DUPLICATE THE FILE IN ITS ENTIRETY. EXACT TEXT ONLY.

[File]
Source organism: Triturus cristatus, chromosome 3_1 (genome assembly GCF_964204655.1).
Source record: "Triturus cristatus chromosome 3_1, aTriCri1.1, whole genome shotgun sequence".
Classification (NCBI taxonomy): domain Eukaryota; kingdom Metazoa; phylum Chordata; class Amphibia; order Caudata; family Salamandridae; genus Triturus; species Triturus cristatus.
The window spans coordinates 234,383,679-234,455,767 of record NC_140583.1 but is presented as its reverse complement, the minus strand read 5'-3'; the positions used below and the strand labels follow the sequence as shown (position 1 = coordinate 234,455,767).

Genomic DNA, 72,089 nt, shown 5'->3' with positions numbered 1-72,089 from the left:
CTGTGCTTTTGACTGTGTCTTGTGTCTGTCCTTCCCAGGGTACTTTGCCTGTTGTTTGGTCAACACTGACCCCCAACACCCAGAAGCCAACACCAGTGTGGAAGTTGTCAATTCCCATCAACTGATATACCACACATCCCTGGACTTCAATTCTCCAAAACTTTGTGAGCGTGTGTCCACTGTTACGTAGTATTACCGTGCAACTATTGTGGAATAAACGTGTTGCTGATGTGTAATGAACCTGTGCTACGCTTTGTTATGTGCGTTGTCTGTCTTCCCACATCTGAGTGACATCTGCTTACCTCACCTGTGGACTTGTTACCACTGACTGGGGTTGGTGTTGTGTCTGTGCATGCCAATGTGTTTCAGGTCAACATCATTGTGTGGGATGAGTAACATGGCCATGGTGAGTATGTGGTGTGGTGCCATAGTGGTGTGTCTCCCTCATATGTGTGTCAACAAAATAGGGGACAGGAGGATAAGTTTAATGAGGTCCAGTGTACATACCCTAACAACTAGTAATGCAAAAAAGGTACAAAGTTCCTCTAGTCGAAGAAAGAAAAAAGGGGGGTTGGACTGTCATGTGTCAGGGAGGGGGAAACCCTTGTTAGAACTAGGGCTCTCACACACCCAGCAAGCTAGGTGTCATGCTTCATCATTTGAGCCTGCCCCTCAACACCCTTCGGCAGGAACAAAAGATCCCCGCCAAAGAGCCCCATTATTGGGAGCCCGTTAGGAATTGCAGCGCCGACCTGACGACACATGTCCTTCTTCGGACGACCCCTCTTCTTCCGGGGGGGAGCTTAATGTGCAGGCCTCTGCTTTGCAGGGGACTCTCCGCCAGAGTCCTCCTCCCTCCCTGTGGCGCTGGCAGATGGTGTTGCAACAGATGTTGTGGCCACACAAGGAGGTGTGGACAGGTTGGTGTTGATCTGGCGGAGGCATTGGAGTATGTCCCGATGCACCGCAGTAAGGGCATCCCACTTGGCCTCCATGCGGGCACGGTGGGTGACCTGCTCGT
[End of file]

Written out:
Source organism: Triturus cristatus, chromosome 3_1 (genome assembly GCF_964204655.1).
Source record: "Triturus cristatus chromosome 3_1, aTriCri1.1, whole genome shotgun sequence".
Classification (NCBI taxonomy): domain Eukaryota; kingdom Metazoa; phylum Chordata; class Amphibia; order Caudata; family Salamandridae; genus Triturus; species Triturus cristatus.
The window spans coordinates 234,383,679-234,455,767 of record NC_140583.1 but is presented as its reverse complement, the minus strand read 5'-3'; the positions used below and the strand labels follow the sequence as shown (position 1 = coordinate 234,455,767).

Genomic DNA, 72,089 nt, shown 5'->3' with positions numbered 1-72,089 from the left:
CTGTGCTTTTGACTGTGTCTTGTGTCTGTCCTTCCCAGGGTACTTTGCCTGTTGTTTGGTCAACACTGACCCCCAACACCCAGAAGCCAACACCAGTGTGGAAGTTGTCAATTCCCATCAACTGATATACCACACATCCCTGGACTTCAATTCTCCAAAACTTTGTGAGCGTGTGTCCACTGTTACGTAGTATTACCGTGCAACTATTGTGGAATAAACGTGTTGCTGATGTGTAATGAACCTGTGCTACGCTTTGTTATGTGCGTTGTCTGTCTTCCCACATCTGAGTGACATCTGCTTACCTCACCTGTGGACTTGTTACCACTGACTGGGGTTGGTGTTGTGTCTGTGCATGCCAATGTGTTTCAGGTCAACATCATTGTGTGGGATGAGTAACATGGCCATGGTGAGTATGTGGTGTGGTGCCATAGTGGTGTGTCTCCCTCATATGTGTGTCAACAAAATAGGGGACAGGAGGATAAGTTTAATGAGGTCCAGTGTACATACCCTAACAACTAGTAATGCAAAAAAGGTACAAAGTTCCTCTAGTCGAAGAAAGAAAAAAGGGGGGTTGGACTGTCATGTGTCAGGGAGGGGGAAACCCTTGTTAGAACTAGGGCTCTCACACACCCAGCAAGCTAGGTGTCATGCTTCATCATTTGAGCCTGCCCCTCAACACCCTTCGGCAGGAACAAAAGATCCCCGCCAAAGAGCCCCATTATTGGGAGCCCGTTAGGAATTGCAGCGCCGACCTGACGACACATGTCCTTCTTCGGACGACCCCTCTTCTTCCGGGGGGGAGCTTAATGTGCAGGCCTCTGCTTTGCAGGGGACTCTCCGCCAGAGTCCTCCTCCCTCCCTGTGGCGCTGGCAGATGGTGTTGCAACAGATGTTGTGGCCACACAAGGAGGTGTGGACAGGTTGGTGTTGATCTGGCGGAGGCATTGGAGTATGTCCCGATGCACCGCAGTAAGGGCATCCCACTTGGCCTCCATGCGGGCACGGTGGGTGACCTGCTCGT